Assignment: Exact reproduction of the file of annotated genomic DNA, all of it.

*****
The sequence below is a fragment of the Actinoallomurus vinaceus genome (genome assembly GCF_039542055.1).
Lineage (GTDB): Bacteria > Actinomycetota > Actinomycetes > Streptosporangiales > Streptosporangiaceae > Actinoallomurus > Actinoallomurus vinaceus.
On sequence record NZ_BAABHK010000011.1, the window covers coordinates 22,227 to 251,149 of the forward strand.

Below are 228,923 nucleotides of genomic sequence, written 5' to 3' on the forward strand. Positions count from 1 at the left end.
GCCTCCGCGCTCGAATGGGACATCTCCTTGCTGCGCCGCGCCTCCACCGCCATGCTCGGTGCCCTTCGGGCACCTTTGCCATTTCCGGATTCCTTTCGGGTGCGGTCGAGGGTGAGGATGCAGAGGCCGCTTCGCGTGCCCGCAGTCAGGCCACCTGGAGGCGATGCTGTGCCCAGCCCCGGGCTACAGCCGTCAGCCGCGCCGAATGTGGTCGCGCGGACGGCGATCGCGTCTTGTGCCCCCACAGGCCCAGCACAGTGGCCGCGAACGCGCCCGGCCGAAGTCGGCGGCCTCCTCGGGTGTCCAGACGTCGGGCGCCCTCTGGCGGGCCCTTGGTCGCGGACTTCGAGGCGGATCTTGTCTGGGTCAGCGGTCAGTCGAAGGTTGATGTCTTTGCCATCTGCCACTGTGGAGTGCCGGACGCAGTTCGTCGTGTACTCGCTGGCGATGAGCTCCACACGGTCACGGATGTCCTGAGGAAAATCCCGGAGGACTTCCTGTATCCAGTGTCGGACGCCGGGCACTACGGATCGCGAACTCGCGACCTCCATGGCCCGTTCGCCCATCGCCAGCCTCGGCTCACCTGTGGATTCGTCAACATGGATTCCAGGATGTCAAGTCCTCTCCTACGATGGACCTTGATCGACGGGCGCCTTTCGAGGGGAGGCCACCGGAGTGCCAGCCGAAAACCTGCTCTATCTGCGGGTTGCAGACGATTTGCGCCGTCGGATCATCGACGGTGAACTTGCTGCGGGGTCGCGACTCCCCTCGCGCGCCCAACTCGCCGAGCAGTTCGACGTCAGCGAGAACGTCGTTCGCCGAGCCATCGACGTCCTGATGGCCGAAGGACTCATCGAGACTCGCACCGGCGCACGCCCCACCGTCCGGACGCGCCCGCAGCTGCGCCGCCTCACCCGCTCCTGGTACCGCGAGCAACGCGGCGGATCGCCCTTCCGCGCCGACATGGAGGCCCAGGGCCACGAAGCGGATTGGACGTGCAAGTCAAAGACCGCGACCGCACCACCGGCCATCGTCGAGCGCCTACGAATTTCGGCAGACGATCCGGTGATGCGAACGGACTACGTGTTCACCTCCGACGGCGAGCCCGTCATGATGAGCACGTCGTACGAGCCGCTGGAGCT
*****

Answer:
The sequence below is a fragment of the Actinoallomurus vinaceus genome (genome assembly GCF_039542055.1).
Lineage (GTDB): Bacteria > Actinomycetota > Actinomycetes > Streptosporangiales > Streptosporangiaceae > Actinoallomurus > Actinoallomurus vinaceus.
On sequence record NZ_BAABHK010000011.1, the window covers coordinates 22,227 to 251,149 of the forward strand.

Below are 228,923 nucleotides of genomic sequence, written 5' to 3' on the forward strand. Positions count from 1 at the left end.
GCCTCCGCGCTCGAATGGGACATCTCCTTGCTGCGCCGCGCCTCCACCGCCATGCTCGGTGCCCTTCGGGCACCTTTGCCATTTCCGGATTCCTTTCGGGTGCGGTCGAGGGTGAGGATGCAGAGGCCGCTTCGCGTGCCCGCAGTCAGGCCACCTGGAGGCGATGCTGTGCCCAGCCCCGGGCTACAGCCGTCAGCCGCGCCGAATGTGGTCGCGCGGACGGCGATCGCGTCTTGTGCCCCCACAGGCCCAGCACAGTGGCCGCGAACGCGCCCGGCCGAAGTCGGCGGCCTCCTCGGGTGTCCAGACGTCGGGCGCCCTCTGGCGGGCCCTTGGTCGCGGACTTCGAGGCGGATCTTGTCTGGGTCAGCGGTCAGTCGAAGGTTGATGTCTTTGCCATCTGCCACTGTGGAGTGCCGGACGCAGTTCGTCGTGTACTCGCTGGCGATGAGCTCCACACGGTCACGGATGTCCTGAGGAAAATCCCGGAGGACTTCCTGTATCCAGTGTCGGACGCCGGGCACTACGGATCGCGAACTCGCGACCTCCATGGCCCGTTCGCCCATCGCCAGCCTCGGCTCACCTGTGGATTCGTCAACATGGATTCCAGGATGTCAAGTCCTCTCCTACGATGGACCTTGATCGACGGGCGCCTTTCGAGGGGAGGCCACCGGAGTGCCAGCCGAAAACCTGCTCTATCTGCGGGTTGCAGACGATTTGCGCCGTCGGATCATCGACGGTGAACTTGCTGCGGGGTCGCGACTCCCCTCGCGCGCCCAACTCGCCGAGCAGTTCGACGTCAGCGAGAACGTCGTTCGCCGAGCCATCGACGTCCTGATGGCCGAAGGACTCATCGAGACTCGCACCGGCGCACGCCCCACCGTCCGGACGCGCCCGCAGCTGCGCCGCCTCACCCGCTCCTGGTACCGCGAGCAACGCGGCGGATCGCCCTTCCGCGCCGACATGGAGGCCCAGGGCCACGAAGCGGATTGGACGTGCAAGTCAAAGACCGCGACCGCACCACCGGCCATCGTCGAGCGCCTACGAATTTCGGCAGACGATCCGGTGATGCGAACGGACTACGTGTTCACCTCCGACGGCGAGCCCGTCATGATGAGCACGTCGTACGAGCCGCTGGAGCT